Fake news and banking integrity explored in twilight sessions

How has the digital revolution transformed journalism practices? Can the professionalisation of banking restore its integrity?

These questions will be explored in two twilight sessions as part of the Professional Futures Conference at Queensland Conservatorium, Griffith University on February 6 and 7.

“While journalists have a critical role in holding governments to account, they have never professionalised in the way other occupations have,’’ says conference convenor Professor Charles Sampford.

“It now faces new challenges in loss of media revenue, casualisation, fake news and ‘echo-chambers’.”

Meanwhile in banking he said the Hayne Royal Commission, reporting this week, has highlighted serious, comprehensive and systemic wrongdoing.

“The litany of revelations has shocked even those with a low opinion of banks. Public trust in bankers and banking is plumbing depths not seen since the 1890s and 1930s depressions. Is professionalisation of banking part of the answer — as is currently being attempted with Financial Advisors?”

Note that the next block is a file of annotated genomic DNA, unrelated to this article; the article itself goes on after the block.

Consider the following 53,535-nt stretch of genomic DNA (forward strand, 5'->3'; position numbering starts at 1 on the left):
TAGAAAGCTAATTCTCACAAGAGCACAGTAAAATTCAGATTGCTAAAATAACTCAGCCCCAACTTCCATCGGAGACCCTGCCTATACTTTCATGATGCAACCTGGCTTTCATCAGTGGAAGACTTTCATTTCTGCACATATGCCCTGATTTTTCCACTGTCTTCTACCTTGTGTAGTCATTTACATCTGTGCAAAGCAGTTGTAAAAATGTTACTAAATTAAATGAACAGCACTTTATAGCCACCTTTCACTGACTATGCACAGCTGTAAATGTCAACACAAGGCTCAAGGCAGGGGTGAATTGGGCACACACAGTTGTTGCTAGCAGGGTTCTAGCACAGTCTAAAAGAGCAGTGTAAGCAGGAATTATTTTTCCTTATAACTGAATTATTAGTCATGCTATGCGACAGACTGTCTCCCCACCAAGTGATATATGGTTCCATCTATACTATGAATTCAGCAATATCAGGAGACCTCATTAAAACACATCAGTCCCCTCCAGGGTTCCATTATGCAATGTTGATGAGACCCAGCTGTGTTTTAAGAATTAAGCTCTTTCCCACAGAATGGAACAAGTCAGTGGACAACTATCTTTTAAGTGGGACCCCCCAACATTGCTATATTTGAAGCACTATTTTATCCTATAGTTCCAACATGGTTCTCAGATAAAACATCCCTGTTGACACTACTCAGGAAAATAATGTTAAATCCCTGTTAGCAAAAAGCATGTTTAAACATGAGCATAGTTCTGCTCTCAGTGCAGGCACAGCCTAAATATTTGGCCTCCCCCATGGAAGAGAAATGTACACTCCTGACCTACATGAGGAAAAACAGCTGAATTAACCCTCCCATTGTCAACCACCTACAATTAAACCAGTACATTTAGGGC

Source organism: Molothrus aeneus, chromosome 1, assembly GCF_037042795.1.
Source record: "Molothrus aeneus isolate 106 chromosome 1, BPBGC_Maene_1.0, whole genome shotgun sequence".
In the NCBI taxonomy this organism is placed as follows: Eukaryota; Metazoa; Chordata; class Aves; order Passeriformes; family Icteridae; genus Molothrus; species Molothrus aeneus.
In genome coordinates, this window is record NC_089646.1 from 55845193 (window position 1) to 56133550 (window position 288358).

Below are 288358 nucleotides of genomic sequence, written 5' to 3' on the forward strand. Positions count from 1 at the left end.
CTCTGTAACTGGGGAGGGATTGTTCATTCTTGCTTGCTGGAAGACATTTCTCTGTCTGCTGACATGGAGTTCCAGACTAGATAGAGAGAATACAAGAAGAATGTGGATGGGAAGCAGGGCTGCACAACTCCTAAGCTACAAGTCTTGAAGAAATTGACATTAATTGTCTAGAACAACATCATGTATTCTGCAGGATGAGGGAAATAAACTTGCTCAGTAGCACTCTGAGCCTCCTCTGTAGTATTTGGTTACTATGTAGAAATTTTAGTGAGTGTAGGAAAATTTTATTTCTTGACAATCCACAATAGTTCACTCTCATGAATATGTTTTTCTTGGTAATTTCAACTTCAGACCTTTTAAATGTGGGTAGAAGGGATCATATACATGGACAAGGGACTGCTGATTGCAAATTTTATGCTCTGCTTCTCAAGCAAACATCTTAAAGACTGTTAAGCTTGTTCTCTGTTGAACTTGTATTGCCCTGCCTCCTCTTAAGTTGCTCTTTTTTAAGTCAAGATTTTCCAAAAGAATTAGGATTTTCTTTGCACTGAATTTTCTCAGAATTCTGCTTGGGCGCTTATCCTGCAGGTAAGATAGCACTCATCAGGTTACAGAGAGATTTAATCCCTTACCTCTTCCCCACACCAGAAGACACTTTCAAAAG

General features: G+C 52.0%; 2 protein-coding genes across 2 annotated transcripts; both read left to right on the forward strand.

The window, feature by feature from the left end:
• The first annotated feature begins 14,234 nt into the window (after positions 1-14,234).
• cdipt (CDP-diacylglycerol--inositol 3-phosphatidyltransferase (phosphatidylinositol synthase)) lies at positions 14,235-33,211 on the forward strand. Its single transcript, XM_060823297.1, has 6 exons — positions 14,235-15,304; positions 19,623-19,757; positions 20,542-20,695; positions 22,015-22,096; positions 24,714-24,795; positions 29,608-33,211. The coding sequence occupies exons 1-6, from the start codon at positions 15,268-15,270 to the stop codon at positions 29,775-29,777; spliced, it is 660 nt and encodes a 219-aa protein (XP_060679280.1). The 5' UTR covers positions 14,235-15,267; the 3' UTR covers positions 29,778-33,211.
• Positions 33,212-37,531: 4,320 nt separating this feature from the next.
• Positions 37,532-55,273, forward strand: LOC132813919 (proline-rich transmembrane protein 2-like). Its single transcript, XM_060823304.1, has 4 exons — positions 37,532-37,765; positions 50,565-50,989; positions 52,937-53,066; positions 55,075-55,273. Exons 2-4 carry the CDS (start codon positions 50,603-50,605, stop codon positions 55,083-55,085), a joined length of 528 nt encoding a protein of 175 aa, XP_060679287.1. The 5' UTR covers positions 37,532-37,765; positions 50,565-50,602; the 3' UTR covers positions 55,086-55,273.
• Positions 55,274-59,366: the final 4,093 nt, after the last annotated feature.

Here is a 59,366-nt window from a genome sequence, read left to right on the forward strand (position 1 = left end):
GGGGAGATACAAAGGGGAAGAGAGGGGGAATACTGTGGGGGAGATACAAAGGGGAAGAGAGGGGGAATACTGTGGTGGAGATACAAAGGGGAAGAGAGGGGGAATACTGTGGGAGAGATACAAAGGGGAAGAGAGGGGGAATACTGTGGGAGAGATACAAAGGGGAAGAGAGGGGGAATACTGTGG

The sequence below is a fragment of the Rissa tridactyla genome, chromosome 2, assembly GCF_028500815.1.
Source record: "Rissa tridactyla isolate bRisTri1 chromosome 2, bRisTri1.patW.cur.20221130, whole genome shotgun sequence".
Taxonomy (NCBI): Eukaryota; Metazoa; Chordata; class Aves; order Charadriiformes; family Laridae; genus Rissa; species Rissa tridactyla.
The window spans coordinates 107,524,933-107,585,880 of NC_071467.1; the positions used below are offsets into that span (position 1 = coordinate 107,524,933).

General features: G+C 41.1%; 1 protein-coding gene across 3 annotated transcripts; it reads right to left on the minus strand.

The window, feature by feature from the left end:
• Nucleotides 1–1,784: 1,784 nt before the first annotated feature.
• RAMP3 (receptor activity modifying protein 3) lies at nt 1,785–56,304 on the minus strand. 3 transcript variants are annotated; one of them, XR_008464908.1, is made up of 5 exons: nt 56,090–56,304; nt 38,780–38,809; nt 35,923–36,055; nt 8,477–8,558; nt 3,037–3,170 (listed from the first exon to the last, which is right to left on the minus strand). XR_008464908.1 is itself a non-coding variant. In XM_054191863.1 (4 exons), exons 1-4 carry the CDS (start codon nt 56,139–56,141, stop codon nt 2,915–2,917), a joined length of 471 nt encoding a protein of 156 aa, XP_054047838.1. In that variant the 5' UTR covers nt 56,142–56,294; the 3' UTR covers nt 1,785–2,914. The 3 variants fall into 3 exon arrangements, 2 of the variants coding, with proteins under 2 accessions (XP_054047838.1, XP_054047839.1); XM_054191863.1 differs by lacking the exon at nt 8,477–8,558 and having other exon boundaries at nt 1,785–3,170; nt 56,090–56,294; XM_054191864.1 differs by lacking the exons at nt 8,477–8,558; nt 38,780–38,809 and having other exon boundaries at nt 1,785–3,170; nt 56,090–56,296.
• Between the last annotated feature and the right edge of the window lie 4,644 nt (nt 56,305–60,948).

Feb 6 — 5pm-6.30m

Twilight Session: Challenges to the Professionalisation of Journalism


  • Cathy van Extel – ABC
  • Madonna King – journalist, author,
  • Professor Stan Grant — ABC and Griffith University
  • Mathew Ricketson – Deakin University (former Deputy Commissioner in Finkelstein Inquiry into the media)


Feb 7 — 5pm-6.30pm

Twilight Session: Should banking and finance professionalise after Hayne?


  • Professor Graeme Samuel – Monash University, former executive director — Macquarie Bank and ACCC Chair
  • Professor Dimity Kingsford Smith – University of New South Wales
  • Stephen Glenfield, Chief Executive Officer – Financial Advisor Standards and Ethics Authority
  • Christine Cupitt – Executive Director, Policy, Australian Banking Association